Making Friends and Being One
One of the biggest myths about children with ASD is they all like being on their own. Children with ASD often desperately want friends, and in fact worrying about friends can cause them anxiety. Many children show this stress by becoming more withdrawn, which of course makes the situation worse.
For students with ASD a little extra support may be required to create friendships. For instance, when teachers allow children to select their own partners, children with ASD often are left out. Instead staff should consider who will be a good partner/friend to the child and be pro-active in pairing them. Good examples of opportunities for schools to support friendships are in seating arrangements, partner activities and group work.
Parents, I would encourage you to support the school by organising some out of school activities such as having children over for a play, meeting in the park after school or joining in after school activities which friends attend. This will allow some one on one time to develop new friendships.
Friendship is a Two-Way Street
Think about the skills you need to give both the neurotypical & neurodiverse kids to create an inclusive classroom.
Remember: talk about your own frustrations with friends, families etc. Often kids just see ‘fabulous friendships’ on TV and try to create these as the benchmark. Personally, I think we all have had friendships and relationships that have conflict. Share with children about your friends in Primary School, High School…. what happened, why. Share current frustrations too. Listen to the Podcast for more tips & strategies!
Why Teach This?
- Making and maintaining friendships is a constant challenge for people with ASD. Their inability to read social situations and recognise other people’s emotions can impact on their relationships.
- It is important to explore the nature of friendships with children with an ASD as they often have an egocentric view of friendship. They fail to understand that friendship is a two way thing and that it does not happen on demand.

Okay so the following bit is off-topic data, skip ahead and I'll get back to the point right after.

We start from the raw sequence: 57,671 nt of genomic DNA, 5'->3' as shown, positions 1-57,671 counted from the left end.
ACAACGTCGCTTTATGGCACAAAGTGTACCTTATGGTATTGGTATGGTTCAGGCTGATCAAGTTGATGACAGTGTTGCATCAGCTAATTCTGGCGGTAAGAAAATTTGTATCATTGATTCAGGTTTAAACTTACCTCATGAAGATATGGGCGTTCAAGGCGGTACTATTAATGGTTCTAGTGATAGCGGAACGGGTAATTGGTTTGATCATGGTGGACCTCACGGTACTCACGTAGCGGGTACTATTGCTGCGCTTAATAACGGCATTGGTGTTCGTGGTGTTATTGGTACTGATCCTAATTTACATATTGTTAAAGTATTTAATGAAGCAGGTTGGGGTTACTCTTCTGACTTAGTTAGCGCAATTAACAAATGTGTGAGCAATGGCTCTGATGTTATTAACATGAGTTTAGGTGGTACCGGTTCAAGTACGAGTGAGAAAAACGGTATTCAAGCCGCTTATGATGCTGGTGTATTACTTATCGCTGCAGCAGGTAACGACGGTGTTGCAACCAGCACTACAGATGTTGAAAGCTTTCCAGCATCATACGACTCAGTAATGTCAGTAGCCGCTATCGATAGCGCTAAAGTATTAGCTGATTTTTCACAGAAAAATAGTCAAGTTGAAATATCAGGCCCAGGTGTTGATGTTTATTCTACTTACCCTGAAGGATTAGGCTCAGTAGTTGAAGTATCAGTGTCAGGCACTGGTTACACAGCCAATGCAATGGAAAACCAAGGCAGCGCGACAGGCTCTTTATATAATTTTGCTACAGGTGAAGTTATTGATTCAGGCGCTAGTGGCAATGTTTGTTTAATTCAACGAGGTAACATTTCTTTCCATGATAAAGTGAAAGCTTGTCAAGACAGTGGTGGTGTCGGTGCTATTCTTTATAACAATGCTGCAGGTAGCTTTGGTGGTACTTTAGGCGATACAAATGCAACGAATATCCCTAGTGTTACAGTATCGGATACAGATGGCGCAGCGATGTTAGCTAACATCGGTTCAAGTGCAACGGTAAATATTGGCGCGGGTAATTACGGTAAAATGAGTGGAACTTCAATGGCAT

- Children with ASD tend to be drawn to one of two more noticeable groups – either the most popular children in the class or the noisy, poorly behaved children who demand a great deal of the teacher’s attention. Children who would actually make good friends (the middle of the road group) tend not to be noticed by the child with ASD.
- Children with Asperger’s Syndrome in particular want friends but frequently burn these friends out by their inappropriate expectations of friendship. Parents and teachers have to reinforce and acknowledge these friends to help keep the friendships going. Having a number of friends, possibly a couple allocated to each day of the week can help alleviate the demands on the mainstream friends.
Ideas for Teaching at School and Home
- Discussions on what a friend and what friendship really are – emphasise that friendship is a two-way thing.
- Use the Friendship Funnel below to explain the stages of friendship. Discuss as a whole class or as a family who would fit in those different stages of friendship. Download the visual here
- Foster friendships by establishing buddy systems for primary school age children and mentors for older children with ASD. It is important that several buddies/mentors be allocated to each child with ASD to ensure that the other children do not find this too much of a responsibility.
- Run supervised clubs for the whole school at break times, especially long lunch-times. A variety of indoor and outdoor activities could be offered e.g. Lego, chess or computers. Often all children, not just those with ASD, will benefit from extra activities. Involve older students, parents, grandparents and other interested people in the community if at all possible.
- Discuss and brainstorm friends and friendships. Aspects could include:
- Like to play together
- Let other people be first sometime
- Take turns
- Listen to other people’s ideas
- Let other people choose WHAT to play sometimes
- Like the same things
- Have the same sense of humour
- Like to talk together
- When students need to break into pairs or small groups, teachers can encourage inclusion by asking students to pair up/group by eye colour or letters in their name etc. Excerpt from Developing Social Skills by Sue Larkey and Gay von Ess. Click here for more information about the book.
More Information and Resources
Podcast Episode 106: How to Create a Lunchtime Club to Build Friendships & Develop Social Skills
Podcast Episode 73: Top Tips for Social Skills & Return to School Post Lock Down
Podcast Episode 75: Dean Beadle Discusses Autistic Identity and What It Means for Him
Book: Developing Social Skills by Sue Larkey and Gay von Ess
Books: by Dr Jed Baker
Boardgame: Socially speaking
Developing Social Skills
| by Sue Larkey & Gay von Ess | A starting point for teaching and encouraging social interactions and skills for children with an autism spectrum disorder and other developmental delays. It is a useful concrete and visual resource which when coupled with videoing, role playing and modeling will help young primary school age children with an autism spectrum disorder to better understand the social world around them. This book includes hundreds of ideas, social stories and worksheets. It is a great resource full of time savers for home and school.
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